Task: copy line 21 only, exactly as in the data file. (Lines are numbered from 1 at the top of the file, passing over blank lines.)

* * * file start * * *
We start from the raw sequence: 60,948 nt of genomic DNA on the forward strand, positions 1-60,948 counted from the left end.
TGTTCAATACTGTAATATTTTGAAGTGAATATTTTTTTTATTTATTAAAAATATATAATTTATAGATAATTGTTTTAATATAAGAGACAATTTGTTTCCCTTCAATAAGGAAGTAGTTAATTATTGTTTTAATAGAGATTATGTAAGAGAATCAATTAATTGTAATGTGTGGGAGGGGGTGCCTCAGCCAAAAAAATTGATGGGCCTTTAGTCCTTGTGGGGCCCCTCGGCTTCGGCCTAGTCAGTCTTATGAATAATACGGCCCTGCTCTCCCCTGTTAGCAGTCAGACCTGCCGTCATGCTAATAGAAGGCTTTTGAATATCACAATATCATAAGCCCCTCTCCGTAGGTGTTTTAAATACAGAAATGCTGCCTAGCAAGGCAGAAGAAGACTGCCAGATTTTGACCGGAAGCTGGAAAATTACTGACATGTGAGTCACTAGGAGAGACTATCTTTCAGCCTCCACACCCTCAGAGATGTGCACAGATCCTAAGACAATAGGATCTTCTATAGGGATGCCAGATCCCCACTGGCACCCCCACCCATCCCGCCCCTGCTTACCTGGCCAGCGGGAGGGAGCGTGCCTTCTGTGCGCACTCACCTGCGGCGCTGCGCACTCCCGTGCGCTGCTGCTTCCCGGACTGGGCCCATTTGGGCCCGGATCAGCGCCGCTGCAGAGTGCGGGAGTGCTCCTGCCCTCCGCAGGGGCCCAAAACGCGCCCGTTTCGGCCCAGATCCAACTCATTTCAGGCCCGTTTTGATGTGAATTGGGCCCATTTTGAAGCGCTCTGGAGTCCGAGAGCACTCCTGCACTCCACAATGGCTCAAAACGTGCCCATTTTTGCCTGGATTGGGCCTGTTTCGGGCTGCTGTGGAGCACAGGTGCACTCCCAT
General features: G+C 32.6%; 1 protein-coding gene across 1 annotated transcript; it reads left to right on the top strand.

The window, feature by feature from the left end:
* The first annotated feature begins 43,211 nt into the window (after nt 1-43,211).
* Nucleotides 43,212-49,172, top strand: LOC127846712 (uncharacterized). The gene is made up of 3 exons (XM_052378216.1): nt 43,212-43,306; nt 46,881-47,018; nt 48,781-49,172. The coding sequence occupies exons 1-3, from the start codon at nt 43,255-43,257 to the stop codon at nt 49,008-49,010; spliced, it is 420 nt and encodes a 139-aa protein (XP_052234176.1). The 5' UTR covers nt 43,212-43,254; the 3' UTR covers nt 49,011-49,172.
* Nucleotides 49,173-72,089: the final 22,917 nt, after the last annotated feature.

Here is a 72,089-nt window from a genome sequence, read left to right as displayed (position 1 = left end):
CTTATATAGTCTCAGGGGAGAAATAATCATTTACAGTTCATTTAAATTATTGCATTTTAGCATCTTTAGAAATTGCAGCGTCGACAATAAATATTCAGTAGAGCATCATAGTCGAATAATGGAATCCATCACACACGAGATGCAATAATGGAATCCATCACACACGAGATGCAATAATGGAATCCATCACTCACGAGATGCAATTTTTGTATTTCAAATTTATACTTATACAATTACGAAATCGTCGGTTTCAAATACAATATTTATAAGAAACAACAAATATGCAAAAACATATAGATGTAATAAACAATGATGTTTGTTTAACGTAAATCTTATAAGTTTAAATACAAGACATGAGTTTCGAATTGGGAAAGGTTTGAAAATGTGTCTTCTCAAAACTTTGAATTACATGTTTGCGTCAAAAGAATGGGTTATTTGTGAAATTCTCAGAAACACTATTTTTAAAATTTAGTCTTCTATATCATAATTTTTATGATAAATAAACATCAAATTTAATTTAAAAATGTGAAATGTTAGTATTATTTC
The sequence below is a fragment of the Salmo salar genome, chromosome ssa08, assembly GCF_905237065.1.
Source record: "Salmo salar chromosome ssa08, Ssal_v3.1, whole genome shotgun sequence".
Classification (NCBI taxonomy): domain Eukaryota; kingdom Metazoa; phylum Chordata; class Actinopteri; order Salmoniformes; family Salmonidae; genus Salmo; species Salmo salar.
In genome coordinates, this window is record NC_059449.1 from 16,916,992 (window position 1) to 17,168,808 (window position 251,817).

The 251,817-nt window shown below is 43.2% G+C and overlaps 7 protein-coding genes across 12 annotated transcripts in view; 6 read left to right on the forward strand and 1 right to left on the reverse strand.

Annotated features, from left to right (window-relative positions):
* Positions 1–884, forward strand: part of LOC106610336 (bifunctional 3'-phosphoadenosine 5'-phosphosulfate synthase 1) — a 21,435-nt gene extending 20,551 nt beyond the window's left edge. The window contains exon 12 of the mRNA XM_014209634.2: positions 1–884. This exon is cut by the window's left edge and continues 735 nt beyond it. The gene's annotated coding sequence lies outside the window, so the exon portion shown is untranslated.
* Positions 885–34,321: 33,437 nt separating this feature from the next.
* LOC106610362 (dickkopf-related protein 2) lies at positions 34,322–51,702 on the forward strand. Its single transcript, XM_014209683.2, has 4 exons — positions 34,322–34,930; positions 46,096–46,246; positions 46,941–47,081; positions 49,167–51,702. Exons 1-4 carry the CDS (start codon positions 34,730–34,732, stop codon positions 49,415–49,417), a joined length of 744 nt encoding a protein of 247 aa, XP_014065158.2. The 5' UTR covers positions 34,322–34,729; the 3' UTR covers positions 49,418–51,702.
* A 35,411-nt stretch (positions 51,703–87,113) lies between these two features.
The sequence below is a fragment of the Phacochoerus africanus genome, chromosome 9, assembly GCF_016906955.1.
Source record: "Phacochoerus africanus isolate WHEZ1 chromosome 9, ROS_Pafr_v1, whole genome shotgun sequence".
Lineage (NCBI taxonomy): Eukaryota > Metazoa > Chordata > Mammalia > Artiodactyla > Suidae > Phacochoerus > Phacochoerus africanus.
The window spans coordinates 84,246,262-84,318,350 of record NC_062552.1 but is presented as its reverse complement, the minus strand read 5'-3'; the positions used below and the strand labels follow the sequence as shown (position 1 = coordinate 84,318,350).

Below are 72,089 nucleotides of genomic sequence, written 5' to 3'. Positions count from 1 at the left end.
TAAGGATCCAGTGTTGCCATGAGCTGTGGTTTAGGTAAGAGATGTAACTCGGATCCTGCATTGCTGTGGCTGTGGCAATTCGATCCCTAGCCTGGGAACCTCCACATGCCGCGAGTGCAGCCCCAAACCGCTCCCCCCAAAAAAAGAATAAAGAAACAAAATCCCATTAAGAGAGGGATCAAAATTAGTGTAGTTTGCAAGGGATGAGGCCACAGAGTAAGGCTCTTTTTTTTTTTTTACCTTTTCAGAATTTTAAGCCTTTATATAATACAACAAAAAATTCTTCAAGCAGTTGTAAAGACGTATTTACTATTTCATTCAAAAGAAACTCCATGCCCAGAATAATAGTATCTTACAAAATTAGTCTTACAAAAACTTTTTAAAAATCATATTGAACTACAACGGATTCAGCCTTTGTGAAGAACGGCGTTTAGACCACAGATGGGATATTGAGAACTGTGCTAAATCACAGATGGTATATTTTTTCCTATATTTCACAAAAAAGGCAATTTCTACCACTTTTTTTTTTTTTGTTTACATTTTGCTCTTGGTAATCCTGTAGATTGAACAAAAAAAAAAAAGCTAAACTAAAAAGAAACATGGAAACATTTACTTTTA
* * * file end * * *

Source record: "Phacochoerus africanus isolate WHEZ1 chromosome 9, ROS_Pafr_v1, whole genome shotgun sequence".